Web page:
Tokyo Olympics: Jennifer Valente is the new queen of U.S. track cycling

Valente will race for gold in the Team Pursuit, Madison, and Omnium in Tokyo

Photo: Photo: Casey B. Gibson

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Jennifer Valente’s quiet and unassuming demeanor obfuscates an important truth. At age 26, Valente has become the newest American queen of the velodrome, and the country’s latest international track cycling star.

And as Team USA heads into the 2021 Olympics with its eyes on multiple medals, Valente is leading the charge.

Valente will compete in three different events in Tokyo: Omnium, Madison, and Team Pursuit. In each one, she is among the favorites to win a medal. And Valente is now the captain of the storied U.S. women’s Team Pursuit squad and the emotional anchor of the team.

“These girls know what they need to do, and a lot of that has been because of the leadership of Jenn,” said Gary Sutton, the team’s coach. “She understands each personality and how to get the best out of them. When she speaks, they listen.”

Teammates spoke to VeloNews about Valente’s leadership during a training session six weeks out from the Olympics. She’s direct with her criticism, and serves up any critique with plenty of praise, they said. As the veteran member of the U.S. Team Pursuit squad, Valente is also quick to hand out advice and tips to the new riders.

Four women in world championship jerseys wearing gold medals
Valente (far right) has stepped into the leadership role on the U.S. Women’s Team Pursuit squad. Photo: Tim Goode/PA Images via Getty Images

Her goal is to bring new riders into the event by building up their confidence, teammates told VeloNews.

“I don’t think she realizes the impact she has on the team — she’s such a mentor,” said Emma White, who joined the Team Pursuit squad in 2019. “She reiterated from the very beginning to ask her any question at any point, and I’ve taken her up on that almost every day.”

Valente said the positive feedback from her teammates was reassuring because she doesn’t always see herself as a born leader.

“I try to bring people together to make sure we’re all on the same page, and a lot of that comes from experience,” Valente said. “I have ridden the most events, and I grew up riding track, which is different from the other girls on the team.”

While other team members gravitated to the track from road or cyclocross racing, Valente has spent her entire career on the track. She started riding at age 9 in San Diego, California and began taking kids’ classes on the city’s velodrome at age 13. When she was 14, Valente tagged along with friends to the U.S. track national championships in Los Angeles, and she ended up making the podium in two events.

“I always wanted to go to the Olympics, I think before I even picked a sport,” Valente said. “Even following my older brother around on a BMX bike and mountain bike and being so determined not to get dropped translated into being a professional.”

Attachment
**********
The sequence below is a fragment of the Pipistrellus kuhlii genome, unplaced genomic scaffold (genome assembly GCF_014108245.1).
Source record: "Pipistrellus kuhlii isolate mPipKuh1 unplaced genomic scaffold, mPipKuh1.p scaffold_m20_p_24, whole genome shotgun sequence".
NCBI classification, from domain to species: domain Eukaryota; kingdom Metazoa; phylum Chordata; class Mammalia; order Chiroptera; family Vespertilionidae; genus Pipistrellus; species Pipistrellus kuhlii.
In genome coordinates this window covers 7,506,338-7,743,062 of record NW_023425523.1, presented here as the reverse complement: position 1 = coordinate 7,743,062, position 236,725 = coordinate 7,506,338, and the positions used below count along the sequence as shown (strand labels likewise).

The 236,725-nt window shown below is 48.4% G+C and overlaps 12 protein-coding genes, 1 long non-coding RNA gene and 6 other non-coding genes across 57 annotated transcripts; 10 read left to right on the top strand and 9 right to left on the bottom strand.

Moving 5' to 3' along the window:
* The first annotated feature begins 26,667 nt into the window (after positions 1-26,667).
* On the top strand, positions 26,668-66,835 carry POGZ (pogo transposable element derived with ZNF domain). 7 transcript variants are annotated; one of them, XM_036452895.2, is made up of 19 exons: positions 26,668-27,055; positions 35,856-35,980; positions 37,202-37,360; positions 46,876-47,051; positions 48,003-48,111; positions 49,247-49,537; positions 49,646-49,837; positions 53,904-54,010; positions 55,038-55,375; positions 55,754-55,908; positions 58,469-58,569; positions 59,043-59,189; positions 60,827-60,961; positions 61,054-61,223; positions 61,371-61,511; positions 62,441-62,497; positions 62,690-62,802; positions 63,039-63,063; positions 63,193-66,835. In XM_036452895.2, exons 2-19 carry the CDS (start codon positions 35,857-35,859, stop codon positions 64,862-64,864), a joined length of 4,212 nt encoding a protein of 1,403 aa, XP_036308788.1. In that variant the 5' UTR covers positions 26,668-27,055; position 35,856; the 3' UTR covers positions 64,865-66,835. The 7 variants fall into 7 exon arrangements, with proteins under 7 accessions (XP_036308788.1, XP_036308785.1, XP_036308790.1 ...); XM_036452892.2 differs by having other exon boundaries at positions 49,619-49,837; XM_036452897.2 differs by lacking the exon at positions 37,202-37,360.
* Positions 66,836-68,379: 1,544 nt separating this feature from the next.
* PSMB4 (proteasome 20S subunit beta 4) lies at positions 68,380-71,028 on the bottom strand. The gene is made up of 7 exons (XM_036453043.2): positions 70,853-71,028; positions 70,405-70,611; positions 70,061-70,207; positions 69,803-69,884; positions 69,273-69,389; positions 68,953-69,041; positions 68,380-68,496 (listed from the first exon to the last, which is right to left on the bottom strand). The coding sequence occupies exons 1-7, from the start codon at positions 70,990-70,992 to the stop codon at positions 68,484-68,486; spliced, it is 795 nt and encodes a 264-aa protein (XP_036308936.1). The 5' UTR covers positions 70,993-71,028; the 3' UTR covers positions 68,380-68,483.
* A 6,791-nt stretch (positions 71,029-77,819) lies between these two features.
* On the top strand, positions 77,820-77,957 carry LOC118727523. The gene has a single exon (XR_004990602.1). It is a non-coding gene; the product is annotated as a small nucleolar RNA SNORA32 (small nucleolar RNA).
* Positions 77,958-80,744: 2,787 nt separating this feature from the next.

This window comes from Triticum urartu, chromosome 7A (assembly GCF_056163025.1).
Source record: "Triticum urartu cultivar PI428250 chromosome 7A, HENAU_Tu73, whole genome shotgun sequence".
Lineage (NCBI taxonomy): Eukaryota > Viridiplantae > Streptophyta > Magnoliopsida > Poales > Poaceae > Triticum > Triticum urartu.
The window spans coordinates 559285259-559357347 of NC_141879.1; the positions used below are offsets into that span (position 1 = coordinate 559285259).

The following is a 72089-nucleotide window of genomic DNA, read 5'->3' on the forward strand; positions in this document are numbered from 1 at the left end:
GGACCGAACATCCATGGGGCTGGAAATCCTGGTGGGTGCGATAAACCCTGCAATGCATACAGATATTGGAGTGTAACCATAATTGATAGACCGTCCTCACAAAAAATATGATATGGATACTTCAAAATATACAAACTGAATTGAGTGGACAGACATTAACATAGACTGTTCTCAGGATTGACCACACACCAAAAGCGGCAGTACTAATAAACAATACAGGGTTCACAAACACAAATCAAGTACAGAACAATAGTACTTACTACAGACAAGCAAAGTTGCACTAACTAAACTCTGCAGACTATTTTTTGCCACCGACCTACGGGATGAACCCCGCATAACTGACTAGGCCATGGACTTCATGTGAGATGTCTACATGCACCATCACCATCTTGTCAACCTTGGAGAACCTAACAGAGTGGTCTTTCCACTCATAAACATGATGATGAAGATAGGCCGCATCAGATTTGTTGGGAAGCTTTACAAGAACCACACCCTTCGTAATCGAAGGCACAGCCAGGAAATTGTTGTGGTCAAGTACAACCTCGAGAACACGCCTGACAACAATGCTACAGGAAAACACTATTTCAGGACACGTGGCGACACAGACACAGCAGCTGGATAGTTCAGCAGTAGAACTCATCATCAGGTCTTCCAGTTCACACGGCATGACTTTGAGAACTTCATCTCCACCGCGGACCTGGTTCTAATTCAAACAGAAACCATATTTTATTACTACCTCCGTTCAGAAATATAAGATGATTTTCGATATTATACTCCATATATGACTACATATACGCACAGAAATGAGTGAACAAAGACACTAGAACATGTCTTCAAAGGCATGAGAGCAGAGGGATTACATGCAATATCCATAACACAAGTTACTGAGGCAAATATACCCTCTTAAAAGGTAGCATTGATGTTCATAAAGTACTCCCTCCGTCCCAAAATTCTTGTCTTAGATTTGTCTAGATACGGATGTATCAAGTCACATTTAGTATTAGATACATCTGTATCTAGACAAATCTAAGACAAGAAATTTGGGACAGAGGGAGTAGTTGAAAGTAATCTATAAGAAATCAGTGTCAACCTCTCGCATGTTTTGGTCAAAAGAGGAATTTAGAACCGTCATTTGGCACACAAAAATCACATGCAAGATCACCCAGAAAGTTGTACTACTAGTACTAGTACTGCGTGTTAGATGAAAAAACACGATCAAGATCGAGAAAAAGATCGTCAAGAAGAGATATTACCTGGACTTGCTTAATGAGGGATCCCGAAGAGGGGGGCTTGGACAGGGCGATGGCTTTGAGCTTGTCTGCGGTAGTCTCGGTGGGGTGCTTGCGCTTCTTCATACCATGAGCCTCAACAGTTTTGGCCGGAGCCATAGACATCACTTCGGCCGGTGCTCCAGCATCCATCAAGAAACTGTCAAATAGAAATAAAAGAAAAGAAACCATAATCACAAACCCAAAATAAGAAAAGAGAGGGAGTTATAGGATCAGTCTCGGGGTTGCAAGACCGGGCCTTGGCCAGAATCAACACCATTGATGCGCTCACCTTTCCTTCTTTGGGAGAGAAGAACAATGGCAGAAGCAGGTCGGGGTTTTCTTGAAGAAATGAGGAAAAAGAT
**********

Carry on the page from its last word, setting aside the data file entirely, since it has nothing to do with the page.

Valente became hooked on track cycling as a teenager. Over the next three years, Valente won 12 junior national titles and one world title.

Valente said she was hooked by the competition, and also by a specific element of the training required for velodrome racing. The short and extremely intense nature of the efforts requires a special skill in training.

Three women on a podium
Valente (right) at the 2012 junior world championships. Photo: Teaukura Moetaua/Getty Images

“Being able to push yourself in training to a point where you can’t walk, and it’s very uncomfortable, is part of the process,” Valente said. “We push ourselves to the point where we are seeing stars and passing out. If you can do that in training, then it makes racing seem like less of a big deal.”

Those efforts help prepare a track rider’s legs and lungs for the searing effort they must accomplish during a race. The Team Pursuit, for example, is just over four minutes long. But for those four minutes, each racer must push herself to a level where simply finishing is in doubt.

“It’s pretty much the most pain you could ever imagine, and then you’re pushing yourself even further,” Valente said. “If you get to halfway and you’re confident that you can even finish, you aren’t going hard enough. And you want every single person to be in that place.”

Coaxing other riders to push themselves to that level takes time and patience, and Valente has had to do it over the past three years. She and Chloé Dygert are the only two returning athletes from the 2016 U.S. team that scored silver at the Rio de Janeiro Olympics.

Four women holding up silver medals
Valente (left) with Ruth Winder, Sarah Hammer, and Kelly Catlin after the Team Pursuit race at the 2015 Pan Am Games. Photo: Harry How/Getty Images

In the interim years, Sarah Hammer retired and Kelly Catlin died tragically by suicide. In their place, the U.S. brought on Lily Williams and White.

“Everyone is going to get to the same spot, even if we get there a different way,” Valente said. “Not all of us channel the same inner mentality in order to push ourselves. Getting people on the same page is really important.”

As Valente has shepherded the new riders into the squad, she’s also had to think about her individual goals on the track. She owns medals from six different events at the UCI track world championships, and since 2016 she has split her focus between Team Pursuit and the Omnium and Madison events. While the Team Pursuit is all about the effort, Madison and Omnium require intense strategic thinking, as riders must target scoring points and battle other teams on the track.

It’s a tall order, no doubt, but Valente believes she’s up to the challenge. After all, she’s been preparing for it her entire life.

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